Design Company Invents Ceramic–Like Tiles But Made Entirely of Fish Scales and Completely Recyclable

In an effort to come up with a renewable, biodegradable design material that also eliminates a landfill waste stream, French designers are proposing to cover the walls of your home with fish scales.

In reality the idea is an elegant tile made from fish scales. It’s called Scalite, and it separates then combines naturally-occuring minerals and the collagen in the fish scales to create a beautiful, durable, naturally fire-resistant tile.

Fish scales are sometimes turned into fertilizer and fish oil supplements, but are often just thrown out into normal landfill waste streams along with the head and the bones.

Erik de Laurens came up with the idea and started the design company Scale with his cousin Edourad.

While it’s difficult to zero in on reliable supply chains of fish scales, even on the most recycling-conscious continent of Europe, the square or rectangular tiles of Scalite are priced in between common natural stone like white Corian, and marble, at about $35 per squre foot, or €300 per square meter.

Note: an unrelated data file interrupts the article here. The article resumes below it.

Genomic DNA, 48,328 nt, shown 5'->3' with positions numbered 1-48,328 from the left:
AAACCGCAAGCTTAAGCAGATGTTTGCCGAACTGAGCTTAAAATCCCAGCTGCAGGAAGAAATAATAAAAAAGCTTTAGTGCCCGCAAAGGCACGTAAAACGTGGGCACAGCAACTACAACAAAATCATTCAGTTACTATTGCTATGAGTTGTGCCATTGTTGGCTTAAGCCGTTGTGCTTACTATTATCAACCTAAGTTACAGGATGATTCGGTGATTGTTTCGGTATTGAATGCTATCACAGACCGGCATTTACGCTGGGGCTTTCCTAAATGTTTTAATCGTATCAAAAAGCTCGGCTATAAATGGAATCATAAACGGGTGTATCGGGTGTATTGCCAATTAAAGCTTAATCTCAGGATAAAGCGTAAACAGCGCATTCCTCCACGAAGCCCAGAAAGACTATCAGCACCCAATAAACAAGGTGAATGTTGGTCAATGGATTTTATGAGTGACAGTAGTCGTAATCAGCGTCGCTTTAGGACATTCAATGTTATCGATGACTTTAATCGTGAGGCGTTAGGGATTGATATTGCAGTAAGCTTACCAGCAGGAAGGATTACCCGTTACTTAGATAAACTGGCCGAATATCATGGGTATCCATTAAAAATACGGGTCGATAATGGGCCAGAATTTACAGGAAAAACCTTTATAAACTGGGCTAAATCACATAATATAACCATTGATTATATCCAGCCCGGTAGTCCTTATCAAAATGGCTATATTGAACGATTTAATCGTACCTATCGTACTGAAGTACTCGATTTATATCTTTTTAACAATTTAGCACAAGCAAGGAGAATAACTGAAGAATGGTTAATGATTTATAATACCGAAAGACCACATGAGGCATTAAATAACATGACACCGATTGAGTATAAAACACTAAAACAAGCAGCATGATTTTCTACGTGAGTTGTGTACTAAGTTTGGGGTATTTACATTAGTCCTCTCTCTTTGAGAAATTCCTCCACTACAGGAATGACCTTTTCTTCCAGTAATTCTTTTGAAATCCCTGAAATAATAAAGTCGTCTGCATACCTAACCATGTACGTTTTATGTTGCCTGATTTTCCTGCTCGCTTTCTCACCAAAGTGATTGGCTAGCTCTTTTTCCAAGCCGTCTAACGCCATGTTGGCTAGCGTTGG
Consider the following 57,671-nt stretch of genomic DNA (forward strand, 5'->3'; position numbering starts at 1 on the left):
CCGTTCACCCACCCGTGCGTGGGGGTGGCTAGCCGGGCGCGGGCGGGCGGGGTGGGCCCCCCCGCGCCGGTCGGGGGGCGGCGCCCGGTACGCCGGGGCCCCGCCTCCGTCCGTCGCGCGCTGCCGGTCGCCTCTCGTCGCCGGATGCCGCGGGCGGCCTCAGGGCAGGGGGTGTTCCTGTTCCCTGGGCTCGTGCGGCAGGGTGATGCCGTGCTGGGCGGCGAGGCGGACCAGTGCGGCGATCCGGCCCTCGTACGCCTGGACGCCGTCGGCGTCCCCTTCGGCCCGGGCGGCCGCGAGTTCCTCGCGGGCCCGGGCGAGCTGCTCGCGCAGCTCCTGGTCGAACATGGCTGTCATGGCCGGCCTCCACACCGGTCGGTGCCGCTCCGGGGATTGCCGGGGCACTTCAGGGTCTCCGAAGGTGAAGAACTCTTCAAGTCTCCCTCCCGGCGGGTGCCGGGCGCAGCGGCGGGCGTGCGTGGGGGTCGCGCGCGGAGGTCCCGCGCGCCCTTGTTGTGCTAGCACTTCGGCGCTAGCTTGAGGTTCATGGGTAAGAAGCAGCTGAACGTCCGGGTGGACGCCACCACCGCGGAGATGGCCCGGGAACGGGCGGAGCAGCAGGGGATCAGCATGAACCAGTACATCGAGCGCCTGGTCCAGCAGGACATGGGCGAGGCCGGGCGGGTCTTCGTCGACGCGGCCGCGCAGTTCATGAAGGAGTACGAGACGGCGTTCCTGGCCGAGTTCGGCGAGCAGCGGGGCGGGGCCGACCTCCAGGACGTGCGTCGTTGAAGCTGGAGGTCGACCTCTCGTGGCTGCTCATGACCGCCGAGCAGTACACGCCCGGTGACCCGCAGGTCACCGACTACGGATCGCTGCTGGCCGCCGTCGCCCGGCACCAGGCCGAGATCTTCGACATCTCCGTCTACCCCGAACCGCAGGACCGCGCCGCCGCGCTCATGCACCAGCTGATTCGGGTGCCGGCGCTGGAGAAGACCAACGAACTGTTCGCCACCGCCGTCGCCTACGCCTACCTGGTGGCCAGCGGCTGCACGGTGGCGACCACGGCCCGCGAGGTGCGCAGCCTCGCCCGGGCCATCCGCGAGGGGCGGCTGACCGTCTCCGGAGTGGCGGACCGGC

“If you’re really serious about your environmental impact then this is a really good solution because it’s basically natural,” Laurens told Fast Company.

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Scale have designed the Scalite tiles to be useable in a wide variety of applications, from interior decoration in private homes and offices, to furniture, to retail displays.

A variety of natural dies can create wild marble-like patterns in shades as various as moss green and mustard yellow.

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Sadly, and perhaps ironically, they aren’t water-resistant. One should not go and plaster these tiles in a bathroom, as they will absorb any water that they come in contact with. Scale has contracted a biochemist to find a solution to this defect in a true, natural way to maintain the product’s green credentials.